The rise of social media has, in fact, created a misinformation campaign of its own, difficult to sort out fact from rumor, where even a whiff of wrongdoing can feed a wildfire of misplaced outrage and mistrust.
In Florida, another battleground, U.S. Postal Inspectors told CNN they have opened a preliminary investigation into a slew of bogus letters questioning the citizenship and registration of certain voters just two weeks before the election.
Other Floridians -- many Republicans -- have said they had received calls from people claiming to represent the state, urging them to vote by phone-- something that is not allowed anywhere.
Some Virginians have received similar complaints.
The liberal ThinkProgress.org group has alleged Mitt Romney's campaign has been training poll watchers in Wisconsin with what it calls "highly misleading-- and sometimes downright false-- information" about voter rights. The campaign denies any such training.
And Wisconsin and Ohio have seen a deluge of billboards popping up with the message "Voter fraud is a felony." That is true, but some see them as clear intimidation, and prompted protests.
"It's the way they are being displayed and the fact that they are in almost exclusively areas or around areas that are predominantly African-American or Latino," said Wisconsin voting rights activist Eric Marshall. "It sends a message to those communities that there's a problem with your voting."
The Secretaries of State typically control elections, and staff members in key battlegrounds contacted by CNN say they are ready to handle any complaints or concerns.
Legal sources with the Obama and Romney campaigns told CNN they were closely watching potential problems, but would not offer specifics on the ground forces the campaigns have deployed, or any specific areas of concern.
Many official complaints-- whether by individual citizens, private advocacy groups, the campaigns, or political parties-- could initially wind up in local courts. State or county judges may be asked to extend poll hours, or allow provisional ballots to be counted. The immediacy and urgency of the request will determine the scope and practicality of any bench ruling.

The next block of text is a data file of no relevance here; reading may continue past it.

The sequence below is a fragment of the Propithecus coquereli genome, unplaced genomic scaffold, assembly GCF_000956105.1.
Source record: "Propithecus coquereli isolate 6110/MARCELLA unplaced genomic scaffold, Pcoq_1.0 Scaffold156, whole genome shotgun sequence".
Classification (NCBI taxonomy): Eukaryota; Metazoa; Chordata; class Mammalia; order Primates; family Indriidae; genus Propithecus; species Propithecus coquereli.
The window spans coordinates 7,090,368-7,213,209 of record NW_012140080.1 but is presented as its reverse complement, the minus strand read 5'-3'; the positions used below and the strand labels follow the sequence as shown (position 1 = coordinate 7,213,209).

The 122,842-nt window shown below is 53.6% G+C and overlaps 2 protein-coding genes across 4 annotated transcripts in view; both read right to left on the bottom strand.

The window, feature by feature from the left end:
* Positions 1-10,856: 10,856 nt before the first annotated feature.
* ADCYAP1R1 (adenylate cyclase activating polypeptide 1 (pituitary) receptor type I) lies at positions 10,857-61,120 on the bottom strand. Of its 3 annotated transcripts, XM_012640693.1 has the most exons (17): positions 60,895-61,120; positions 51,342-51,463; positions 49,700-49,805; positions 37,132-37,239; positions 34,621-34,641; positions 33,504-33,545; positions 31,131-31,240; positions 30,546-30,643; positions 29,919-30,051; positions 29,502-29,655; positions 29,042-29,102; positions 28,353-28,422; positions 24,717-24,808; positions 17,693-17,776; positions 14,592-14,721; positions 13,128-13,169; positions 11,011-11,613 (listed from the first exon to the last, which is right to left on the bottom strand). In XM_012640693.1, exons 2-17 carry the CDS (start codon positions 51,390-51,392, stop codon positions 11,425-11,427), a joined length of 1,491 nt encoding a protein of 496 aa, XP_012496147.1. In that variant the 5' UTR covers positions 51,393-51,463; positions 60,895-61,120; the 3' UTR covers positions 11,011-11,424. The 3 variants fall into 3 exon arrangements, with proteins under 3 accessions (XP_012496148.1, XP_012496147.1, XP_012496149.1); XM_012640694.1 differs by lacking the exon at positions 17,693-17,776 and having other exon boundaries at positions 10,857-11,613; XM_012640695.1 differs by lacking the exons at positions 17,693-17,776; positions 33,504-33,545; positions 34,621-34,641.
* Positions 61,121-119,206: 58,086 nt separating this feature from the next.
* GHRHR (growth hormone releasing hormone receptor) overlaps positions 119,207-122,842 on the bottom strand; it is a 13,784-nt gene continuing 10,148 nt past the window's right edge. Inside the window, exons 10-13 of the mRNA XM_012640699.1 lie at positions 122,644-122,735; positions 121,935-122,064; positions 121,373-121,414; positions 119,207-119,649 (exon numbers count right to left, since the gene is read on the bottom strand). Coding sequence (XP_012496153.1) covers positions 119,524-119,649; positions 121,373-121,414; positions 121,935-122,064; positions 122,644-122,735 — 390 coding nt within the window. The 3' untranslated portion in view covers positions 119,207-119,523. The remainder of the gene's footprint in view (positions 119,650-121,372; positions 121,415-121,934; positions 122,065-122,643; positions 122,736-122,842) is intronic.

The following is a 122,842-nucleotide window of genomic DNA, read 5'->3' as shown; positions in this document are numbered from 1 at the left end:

There has been a public expectation that courts would be the ultimate arbiters of any voting disputes, especially those in a post-election environment. Federal courts in Ohio in recent weeks have ruled against state efforts to limit access to early voting, and by doing so used unusual legal reasoning.
"These two rulings in Ohio could give Obama the edge," Hasen said on his blog. "What the Republican [state] legislatures have taken away, the federal courts, including some Republican judges, have restored, relying in part on the arguments conservative justices endorsed in Bush v. Gore.
The 2000 blockbuster relied on "equal protection" guarantees to dismiss Florida's ballot-counting procedures. It was a rare federal and judicial intervention into broad election administration, a duty the Constitution essentially bestows on the states.
Transparency and voter rolls
A little watched federal court ruling from June could have enormous impact on election related litigation. The 4th Circuit appeals court said the public can now view voter rolls, something only political parties could have previously accessed. That information may include voter history.
That has prompted groups like True the Vote to launch pre-election challenges to voter rolls in several key states.
The tea party affiliated organization said it is "educating voters, examining the registry, recruiting, training and mobilizing election workers and poll watchers, training how to collect data all along the way, then use the data to shape government action and legislative agendas to support desperately needed election code reform. We are helping stop corruption where it can start-- at the polls."
Some elected leaders worry that greater access could lead to voter suppression. U.S. Rep. Elijah Cummings, a Maryland Democrat, wrote to True the Vote, asking for transparency in how the group conducts its business.
Several states -- including Maine and Arizona-- are considering legislation to eliminate or scale back the idea of secret ballots -- a concept that has been in place for decades.
Electoral college questions
Some voters may not realize they do not directly choose a president and vice president. Instead, they are voting to select representatives to the Electoral College, the body that actually determines who will lead the Executive Branch.
The Electors will meet December 17 in their state and vote for president and vice president on separate ballots. In the case of a tie between Romney and Obama, the House of Representatives would meet in January to decide the president, with each state getting one vote. The Senate decides the vice president.
The presidential election of 1800 was decided by the House; the confusing 1876 election was ultimately decided by a congressional panel which named the key Electoral College electors; and of course 2000 went to the Supreme Court.
"If the ultimate count in the Electoral College could go either way depending on a particular state," said Olson. "And if the vote in that state is very close, either side might conceivably want a recount and that sort of thing, and we'd be in it all over again. Hopefully not."
If Ohio turns out to be the key state, the nation may have to wait. Provisional ballots can only be counted after Election Day and local election boards are given up to 10 days to determine eligibility. Discrepancies such as recent address or name changes could complicate a process, where every vote is considered in play.